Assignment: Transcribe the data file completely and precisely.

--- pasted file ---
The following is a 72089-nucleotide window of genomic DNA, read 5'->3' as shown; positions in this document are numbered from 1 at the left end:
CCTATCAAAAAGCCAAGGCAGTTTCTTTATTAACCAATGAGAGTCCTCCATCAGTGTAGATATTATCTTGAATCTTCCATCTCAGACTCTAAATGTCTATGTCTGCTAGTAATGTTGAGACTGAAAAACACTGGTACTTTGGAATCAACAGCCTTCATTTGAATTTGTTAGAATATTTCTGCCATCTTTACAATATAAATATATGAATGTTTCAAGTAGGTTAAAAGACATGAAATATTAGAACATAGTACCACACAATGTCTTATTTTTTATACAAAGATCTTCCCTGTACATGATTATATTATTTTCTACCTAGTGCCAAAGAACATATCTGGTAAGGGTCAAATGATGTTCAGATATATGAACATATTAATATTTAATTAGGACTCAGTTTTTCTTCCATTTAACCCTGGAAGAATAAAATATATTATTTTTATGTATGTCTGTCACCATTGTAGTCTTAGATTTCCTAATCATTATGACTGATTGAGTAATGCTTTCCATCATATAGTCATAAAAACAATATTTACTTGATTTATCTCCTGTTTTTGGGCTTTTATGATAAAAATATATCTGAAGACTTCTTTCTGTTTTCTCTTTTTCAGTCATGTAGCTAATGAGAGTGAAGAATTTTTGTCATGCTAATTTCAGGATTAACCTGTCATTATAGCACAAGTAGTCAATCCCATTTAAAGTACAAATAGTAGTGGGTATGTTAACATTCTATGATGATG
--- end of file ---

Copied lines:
The following is a 72089-nucleotide window of genomic DNA, read 5'->3' as shown; positions in this document are numbered from 1 at the left end:
CCTATCAAAAAGCCAAGGCAGTTTCTTTATTAACCAATGAGAGTCCTCCATCAGTGTAGATATTATCTTGAATCTTCCATCTCAGACTCTAAATGTCTATGTCTGCTAGTAATGTTGAGACTGAAAAACACTGGTACTTTGGAATCAACAGCCTTCATTTGAATTTGTTAGAATATTTCTGCCATCTTTACAATATAAATATATGAATGTTTCAAGTAGGTTAAAAGACATGAAATATTAGAACATAGTACCACACAATGTCTTATTTTTTATACAAAGATCTTCCCTGTACATGATTATATTATTTTCTACCTAGTGCCAAAGAACATATCTGGTAAGGGTCAAATGATGTTCAGATATATGAACATATTAATATTTAATTAGGACTCAGTTTTTCTTCCATTTAACCCTGGAAGAATAAAATATATTATTTTTATGTATGTCTGTCACCATTGTAGTCTTAGATTTCCTAATCATTATGACTGATTGAGTAATGCTTTCCATCATATAGTCATAAAAACAATATTTACTTGATTTATCTCCTGTTTTTGGGCTTTTATGATAAAAATATATCTGAAGACTTCTTTCTGTTTTCTCTTTTTCAGTCATGTAGCTAATGAGAGTGAAGAATTTTTGTCATGCTAATTTCAGGATTAACCTGTCATTATAGCACAAGTAGTCAATCCCATTTAAAGTACAAATAGTAGTGGGTATGTTAACATTCTATGATGATG